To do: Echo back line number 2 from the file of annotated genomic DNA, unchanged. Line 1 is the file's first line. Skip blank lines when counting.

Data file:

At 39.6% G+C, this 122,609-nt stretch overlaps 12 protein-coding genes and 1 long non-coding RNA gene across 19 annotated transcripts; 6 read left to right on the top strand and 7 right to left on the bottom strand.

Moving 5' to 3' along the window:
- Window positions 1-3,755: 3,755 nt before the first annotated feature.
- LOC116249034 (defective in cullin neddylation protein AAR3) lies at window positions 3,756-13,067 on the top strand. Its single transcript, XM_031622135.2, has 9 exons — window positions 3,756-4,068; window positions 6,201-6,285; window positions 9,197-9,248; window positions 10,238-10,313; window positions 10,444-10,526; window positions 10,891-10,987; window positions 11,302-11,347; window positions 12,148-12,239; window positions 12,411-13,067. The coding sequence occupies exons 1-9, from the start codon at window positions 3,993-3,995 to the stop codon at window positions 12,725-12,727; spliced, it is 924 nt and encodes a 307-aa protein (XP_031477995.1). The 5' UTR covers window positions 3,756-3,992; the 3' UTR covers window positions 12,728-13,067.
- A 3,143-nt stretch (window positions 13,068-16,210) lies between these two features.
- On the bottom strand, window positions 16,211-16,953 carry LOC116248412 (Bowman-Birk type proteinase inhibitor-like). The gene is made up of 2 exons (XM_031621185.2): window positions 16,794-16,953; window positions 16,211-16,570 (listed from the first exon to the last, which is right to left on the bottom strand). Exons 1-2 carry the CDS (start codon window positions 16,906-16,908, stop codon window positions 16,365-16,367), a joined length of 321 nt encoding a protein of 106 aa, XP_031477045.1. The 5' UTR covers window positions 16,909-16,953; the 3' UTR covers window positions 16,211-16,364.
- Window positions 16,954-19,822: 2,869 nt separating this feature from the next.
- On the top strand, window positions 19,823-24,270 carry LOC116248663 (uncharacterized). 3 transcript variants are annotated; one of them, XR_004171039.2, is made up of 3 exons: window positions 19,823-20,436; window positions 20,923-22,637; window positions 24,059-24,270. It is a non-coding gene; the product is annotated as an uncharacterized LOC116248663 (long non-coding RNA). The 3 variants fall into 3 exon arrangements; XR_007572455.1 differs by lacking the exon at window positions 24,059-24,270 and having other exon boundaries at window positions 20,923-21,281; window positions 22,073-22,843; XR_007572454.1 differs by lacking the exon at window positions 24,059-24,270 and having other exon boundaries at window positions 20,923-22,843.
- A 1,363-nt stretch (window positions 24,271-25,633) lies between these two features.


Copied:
Moving 5' to 3' along the window: